view, I'd very much prefer to use the quad tree implementation. However,
with the current inaccuracy that is not acceptable. I've tried setting
levels to 50 (the maximum according to the source code) but that doesn't
seem to have much effect.

BTW. I updated my snapshot build this afternoon to fix some much worse
issues where I couldn't get any results at all until I increased the radius
of the circle to 500km, at which point it would match everything at once.
So it seems things were improved somewhat over the past few days. The
previous snapshot build I used was only a few days old.

Jilles

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Hi Jilles,
I feel your pain here: false geo_shape positives are a known bug (Issue 2361https://github.com/elasticsearch/elasticsearch/issues/2361)
and I even have a pull request that can fix ithttps://github.com/elasticsearch/elasticsearch/pull/2460once and for all, though there are known ways to make this implementation
more efficient. At the time I posted it, Elasticsearch did not support
Lucene's binary stored fields, which is really desirable for the approach
my patch takes (but not strictly necessary; the patch fixes the problem
as-is).

My application does not allow false positives at all, so we end up having
to post-filter Elasticsearch's results based on their GeoJSON, which is
extremely expensive. Any tree index-based approach for geo querying will
have false positives, no matter how finely tuned. Post-processing is be
necessary to eliminate these, but ideally this could be done efficiently
inside Elasticsearch using binary representation of the shape, rather than
using GeoJSON outside Elasticsearch. (see the above issue for metrics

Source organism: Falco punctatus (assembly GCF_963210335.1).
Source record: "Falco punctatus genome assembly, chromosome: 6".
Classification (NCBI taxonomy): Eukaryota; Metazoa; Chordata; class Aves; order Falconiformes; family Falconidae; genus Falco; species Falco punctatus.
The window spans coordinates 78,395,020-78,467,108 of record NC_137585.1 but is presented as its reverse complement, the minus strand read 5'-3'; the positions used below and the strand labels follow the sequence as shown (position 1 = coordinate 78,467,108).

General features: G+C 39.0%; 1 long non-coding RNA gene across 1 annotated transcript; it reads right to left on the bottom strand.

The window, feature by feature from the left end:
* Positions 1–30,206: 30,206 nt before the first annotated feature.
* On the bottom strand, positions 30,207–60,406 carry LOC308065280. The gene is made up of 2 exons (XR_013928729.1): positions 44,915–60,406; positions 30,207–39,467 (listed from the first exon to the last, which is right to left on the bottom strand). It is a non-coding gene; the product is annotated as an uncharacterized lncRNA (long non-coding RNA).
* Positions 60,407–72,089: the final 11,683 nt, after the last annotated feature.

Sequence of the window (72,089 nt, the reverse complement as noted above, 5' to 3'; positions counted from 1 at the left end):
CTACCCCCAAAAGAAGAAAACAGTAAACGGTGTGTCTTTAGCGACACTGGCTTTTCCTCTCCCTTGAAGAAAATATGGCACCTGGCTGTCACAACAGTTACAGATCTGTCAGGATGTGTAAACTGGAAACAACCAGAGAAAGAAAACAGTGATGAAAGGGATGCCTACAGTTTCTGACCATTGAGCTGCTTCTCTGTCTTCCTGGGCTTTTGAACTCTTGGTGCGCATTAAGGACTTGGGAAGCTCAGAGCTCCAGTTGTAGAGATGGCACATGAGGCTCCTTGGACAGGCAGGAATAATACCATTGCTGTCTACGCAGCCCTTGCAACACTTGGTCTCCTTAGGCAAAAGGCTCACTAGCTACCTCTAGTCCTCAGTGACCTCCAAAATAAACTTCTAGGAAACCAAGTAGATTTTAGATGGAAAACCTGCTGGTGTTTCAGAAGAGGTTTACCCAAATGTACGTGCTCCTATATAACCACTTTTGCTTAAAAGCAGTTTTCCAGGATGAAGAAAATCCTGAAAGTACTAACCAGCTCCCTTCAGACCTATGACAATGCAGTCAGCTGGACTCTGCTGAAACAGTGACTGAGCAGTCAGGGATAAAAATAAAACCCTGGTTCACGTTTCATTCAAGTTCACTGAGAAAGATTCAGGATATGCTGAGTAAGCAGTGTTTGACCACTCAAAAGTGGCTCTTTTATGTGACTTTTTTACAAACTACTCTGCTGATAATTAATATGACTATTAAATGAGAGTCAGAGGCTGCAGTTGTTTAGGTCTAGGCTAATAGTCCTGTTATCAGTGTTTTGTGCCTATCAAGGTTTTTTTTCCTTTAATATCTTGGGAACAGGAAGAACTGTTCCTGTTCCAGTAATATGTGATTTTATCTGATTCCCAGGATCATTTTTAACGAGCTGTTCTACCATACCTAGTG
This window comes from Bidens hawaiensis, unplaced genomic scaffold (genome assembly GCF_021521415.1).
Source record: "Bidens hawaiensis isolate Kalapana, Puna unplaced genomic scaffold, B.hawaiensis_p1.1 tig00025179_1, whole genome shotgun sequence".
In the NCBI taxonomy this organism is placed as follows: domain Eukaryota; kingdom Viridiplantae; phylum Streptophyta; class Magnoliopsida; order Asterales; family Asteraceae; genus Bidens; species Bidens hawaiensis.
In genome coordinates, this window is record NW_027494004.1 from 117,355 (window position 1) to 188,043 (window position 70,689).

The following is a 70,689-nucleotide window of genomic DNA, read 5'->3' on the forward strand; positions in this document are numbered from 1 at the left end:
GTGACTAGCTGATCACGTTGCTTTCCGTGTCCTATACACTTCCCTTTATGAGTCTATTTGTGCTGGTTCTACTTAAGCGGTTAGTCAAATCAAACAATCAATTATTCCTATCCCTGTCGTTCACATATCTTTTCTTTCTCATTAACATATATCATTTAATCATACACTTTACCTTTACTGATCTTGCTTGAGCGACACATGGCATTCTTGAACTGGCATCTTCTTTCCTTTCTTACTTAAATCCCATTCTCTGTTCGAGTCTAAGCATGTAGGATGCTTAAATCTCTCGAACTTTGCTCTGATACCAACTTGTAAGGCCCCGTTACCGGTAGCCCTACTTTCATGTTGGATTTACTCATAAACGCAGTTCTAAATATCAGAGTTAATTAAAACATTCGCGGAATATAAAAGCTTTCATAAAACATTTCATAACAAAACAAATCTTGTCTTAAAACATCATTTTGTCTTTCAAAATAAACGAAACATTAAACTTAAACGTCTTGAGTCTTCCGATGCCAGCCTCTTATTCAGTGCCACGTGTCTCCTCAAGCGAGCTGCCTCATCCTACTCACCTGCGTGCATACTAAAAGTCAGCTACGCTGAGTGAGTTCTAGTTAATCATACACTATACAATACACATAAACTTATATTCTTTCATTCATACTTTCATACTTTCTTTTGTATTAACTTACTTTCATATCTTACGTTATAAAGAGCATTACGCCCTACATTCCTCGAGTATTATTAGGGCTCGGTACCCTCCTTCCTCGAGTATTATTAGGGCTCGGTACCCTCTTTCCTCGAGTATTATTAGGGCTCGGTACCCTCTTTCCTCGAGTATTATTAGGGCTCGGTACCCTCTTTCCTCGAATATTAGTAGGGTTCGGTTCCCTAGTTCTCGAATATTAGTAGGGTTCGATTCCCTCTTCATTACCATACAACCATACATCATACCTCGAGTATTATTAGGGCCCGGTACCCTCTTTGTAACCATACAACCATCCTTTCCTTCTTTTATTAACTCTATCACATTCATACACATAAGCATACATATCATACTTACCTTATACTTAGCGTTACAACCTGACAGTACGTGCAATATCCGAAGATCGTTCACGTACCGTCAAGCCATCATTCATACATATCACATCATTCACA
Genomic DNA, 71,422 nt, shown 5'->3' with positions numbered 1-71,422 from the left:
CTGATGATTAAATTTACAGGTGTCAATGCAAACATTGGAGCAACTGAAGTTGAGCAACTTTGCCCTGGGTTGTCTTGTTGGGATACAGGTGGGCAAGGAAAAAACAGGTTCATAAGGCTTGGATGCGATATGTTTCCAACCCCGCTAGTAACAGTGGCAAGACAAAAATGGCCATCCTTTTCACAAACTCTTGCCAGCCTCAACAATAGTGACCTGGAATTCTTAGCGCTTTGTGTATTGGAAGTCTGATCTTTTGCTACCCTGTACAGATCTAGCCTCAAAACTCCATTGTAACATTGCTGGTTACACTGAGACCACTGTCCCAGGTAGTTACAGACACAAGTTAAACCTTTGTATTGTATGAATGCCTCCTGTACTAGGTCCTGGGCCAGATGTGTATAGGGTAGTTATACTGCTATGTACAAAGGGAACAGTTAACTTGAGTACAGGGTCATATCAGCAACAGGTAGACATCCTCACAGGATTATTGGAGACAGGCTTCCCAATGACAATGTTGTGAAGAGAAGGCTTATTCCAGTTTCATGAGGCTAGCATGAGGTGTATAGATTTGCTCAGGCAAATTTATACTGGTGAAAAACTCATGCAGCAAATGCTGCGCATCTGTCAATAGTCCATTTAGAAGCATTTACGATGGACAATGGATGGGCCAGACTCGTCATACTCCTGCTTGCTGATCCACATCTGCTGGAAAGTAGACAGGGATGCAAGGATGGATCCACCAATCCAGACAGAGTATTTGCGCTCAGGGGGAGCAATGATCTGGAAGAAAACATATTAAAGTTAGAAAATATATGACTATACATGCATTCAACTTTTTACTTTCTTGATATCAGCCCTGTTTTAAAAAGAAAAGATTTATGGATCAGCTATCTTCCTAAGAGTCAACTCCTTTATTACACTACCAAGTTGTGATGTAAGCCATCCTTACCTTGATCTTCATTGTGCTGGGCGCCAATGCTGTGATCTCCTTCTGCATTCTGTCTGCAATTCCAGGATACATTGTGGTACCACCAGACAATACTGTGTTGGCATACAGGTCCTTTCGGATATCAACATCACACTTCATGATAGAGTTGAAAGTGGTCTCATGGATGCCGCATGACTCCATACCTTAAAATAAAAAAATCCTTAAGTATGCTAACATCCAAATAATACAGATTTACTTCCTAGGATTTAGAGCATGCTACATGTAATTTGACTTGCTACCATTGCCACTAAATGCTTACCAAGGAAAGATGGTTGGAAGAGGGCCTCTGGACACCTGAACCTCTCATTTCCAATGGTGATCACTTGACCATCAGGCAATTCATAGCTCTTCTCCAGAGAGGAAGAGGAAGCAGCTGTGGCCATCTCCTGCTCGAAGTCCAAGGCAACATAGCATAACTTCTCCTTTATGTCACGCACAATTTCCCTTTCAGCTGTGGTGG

about this efficiency)

In the meantime, I agree with you that the quadtree is superior to geohash
for tradeoff between accuracy and index size. However, I recommend you
tune the tree_levels for your the particular shapes you are indexing and
for the spatial extents of your queries.

In particular, if tree_levels is too small, you will get tons of false
positives; if tree_levels is too large you will experience very high
latency at index time and/or query time. The latter is because the ES
mapping must generate all the tiles over your shape at the resolution
dictated by tree_levels and distance_error_pct, which ends up being an
algorithm exponential in the number of levels. For instance, if I am
indexing shapes on the scale of countries or timezones (say, Germany), and
I set quadtree tree_levels greater than about 12, each index operation
generates tens of thousands of cells for the Lucene index, driving up
latency. Here are some rough numbers on my laptop for indexing the outline
of Germany.

quadtree - Indexing Shape of Germany -
tree_levels cells indexed index time

  4                       4            21ms
 12                   1,224            71ms
 14                   4,917           527ms
 20                 320,973        10,618ms

Exactly the same consideration is relevant at query time, but here it's the
spatial size of your query that can increase latency if tree_levels is too
high. Implicitly, this means that you need to consider both query shape
extents and document shape extents when you choose an ideal tree_levels.